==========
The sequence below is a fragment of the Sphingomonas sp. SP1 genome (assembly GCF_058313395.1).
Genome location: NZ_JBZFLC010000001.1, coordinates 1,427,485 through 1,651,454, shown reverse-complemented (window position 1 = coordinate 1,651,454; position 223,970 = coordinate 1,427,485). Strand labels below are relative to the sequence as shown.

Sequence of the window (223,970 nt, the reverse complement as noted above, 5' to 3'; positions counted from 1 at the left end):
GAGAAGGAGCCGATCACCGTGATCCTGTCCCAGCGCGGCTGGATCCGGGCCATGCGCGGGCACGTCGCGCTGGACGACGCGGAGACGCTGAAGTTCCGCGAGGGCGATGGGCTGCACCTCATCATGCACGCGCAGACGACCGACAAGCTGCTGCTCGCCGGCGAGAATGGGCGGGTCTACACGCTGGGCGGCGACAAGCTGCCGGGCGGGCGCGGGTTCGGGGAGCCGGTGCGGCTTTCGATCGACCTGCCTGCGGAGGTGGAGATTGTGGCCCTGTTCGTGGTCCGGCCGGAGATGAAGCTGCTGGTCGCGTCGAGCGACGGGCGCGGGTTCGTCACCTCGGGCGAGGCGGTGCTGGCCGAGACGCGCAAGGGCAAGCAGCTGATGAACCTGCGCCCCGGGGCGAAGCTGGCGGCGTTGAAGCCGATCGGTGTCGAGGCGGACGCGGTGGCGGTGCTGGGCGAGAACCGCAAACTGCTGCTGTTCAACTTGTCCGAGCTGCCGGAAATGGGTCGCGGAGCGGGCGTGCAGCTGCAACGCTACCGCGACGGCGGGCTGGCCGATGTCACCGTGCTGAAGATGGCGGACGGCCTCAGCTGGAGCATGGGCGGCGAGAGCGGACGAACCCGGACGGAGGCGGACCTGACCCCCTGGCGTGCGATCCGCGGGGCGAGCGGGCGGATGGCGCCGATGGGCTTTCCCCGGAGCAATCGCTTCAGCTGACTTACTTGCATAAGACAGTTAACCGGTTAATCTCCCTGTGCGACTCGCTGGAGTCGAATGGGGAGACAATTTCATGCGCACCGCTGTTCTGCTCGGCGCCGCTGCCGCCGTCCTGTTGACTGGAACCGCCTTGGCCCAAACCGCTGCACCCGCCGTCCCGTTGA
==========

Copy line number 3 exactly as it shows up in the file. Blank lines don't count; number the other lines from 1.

Sequence of the window (223,970 nt, the reverse complement as noted above, 5' to 3'; positions counted from 1 at the left end):